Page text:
Monday, June 30, 2014

Teaching the Civil Rights Act of 1964

Fifty years ago this week, Lyndon Baines Johnson signed the Civil Rights Act (he is pictured above shaking hands with Martin Luther King at the July 2, 1964 signing). One of the most important laws in U.S. history, the Civil Rights Act outlawed discrimination based on race, color, religion, sex, or national origin. Although often portrayed as part of an overarching story of perpetual progress, this act was not inevitable (from 1945 until 1957, Congress considered and failed to pass a civil rights bill). It was a result of decades of tireless civil rights work and lobbying by groups like the NAACP and the SCLC. For many students, this event is usually presented briefly wedged between the 1963 March on Washington and the 1964's Mississippi Freedom Summer. However, there is an important political history leading up to the signing of the bill, including a complex and developing relationship between MLK and LBJ, that needs a deeper examination.

Teachers should consider using the below resources with students, helping them answer the inquiry question: What was the largest influence on Congress passing, and LBJ's eventual signing, of the Civil Rights Act of 1964?

Secondary Sources:

PBS: Civil Rights Act of 1866

Eisenhower Presidential Library: Civil Rights Act of 1957

Smithsonian: A Deeper Look at the Politicians Who Passed the Civil Rights Act

Book: Judgement Days: Lyndon Baines Johnson, Martin Luther King Jr., and the Laws That Changed America

National Archives: LBJ on Civil Rights

CNN: 1964 Civil Rights Act Fast Facts

The Atlantic Monthly: How LBJ Saved the Civil Rights Act
 NPR: Reagan, the South and Civil Rights

TIME: Seven Things to Know About the Civil Rights Act

Primary Sources:

Dirksen Congressional Center: Civil Rights Act Timeline

JFK Library: Kennedy's Speech Proposing a New Civil Rights Act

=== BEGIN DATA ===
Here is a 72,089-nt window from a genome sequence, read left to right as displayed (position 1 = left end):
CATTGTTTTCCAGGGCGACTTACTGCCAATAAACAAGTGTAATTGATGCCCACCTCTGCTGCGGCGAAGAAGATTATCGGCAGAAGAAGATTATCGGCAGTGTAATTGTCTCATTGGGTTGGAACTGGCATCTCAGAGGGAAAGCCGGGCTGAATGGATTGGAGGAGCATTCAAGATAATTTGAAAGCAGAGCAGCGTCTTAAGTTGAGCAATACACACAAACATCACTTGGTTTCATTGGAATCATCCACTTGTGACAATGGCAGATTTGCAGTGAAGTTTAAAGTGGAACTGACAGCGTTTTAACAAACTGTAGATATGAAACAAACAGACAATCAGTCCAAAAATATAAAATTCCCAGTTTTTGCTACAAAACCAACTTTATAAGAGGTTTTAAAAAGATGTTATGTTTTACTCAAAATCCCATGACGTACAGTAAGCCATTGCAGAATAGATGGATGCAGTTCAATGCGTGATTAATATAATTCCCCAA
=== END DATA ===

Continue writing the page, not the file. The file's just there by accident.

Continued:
LBJ Presidential Library: 1963 Conversation Transcript Between Johnson and King

The King Center: 1964 Letter from King to Johnson

LBJ Presidential Library: June 1964 Phone Conversations

C-SPAN: June 1964 Phone Conversations Between Johnson and FBI Director Hoover

You Tube: Newsreel: Johnson Signing the Civil Rights Act

The American Presidency Project: 1964 Election Results

Wednesday, June 4, 2014

Teaching Tiananmen Square

Today marks the 25th anniversary of the end of the Tiananmen Square Protests, commonly referred to as the Tiananmen Square Massacre. In April 1989, the student-led pro-democracy protests began after liberal reformer Hu Yaobang's death (Hu had been deposed after losing a power struggle with hardliners in the Communist Party). Over two months, more than a million protesters flocked to the square. A statue of the "Goddess of Democracy" was erected by the protesters. The protests were relatively peaceful, but that changed on the evening of June 3rd, when Chinese government leaders sent the military (some estimates put the number at 300,000 soldiers) into Tiananmen Square. One of the most profound images of the massacre include the infamous picture titled the "Tank Man," which was taken on June 5th and became an international symbol for the rebellion. There is no accurate estimate of how many protesters died that day (one widely used estimate is 186 deaths, while others argue it could be in the thousands). There is no mention of the event in Chinese textbooks, but one museum in Hong Kong is trying to preserve the historical record of the event for the Chinese people.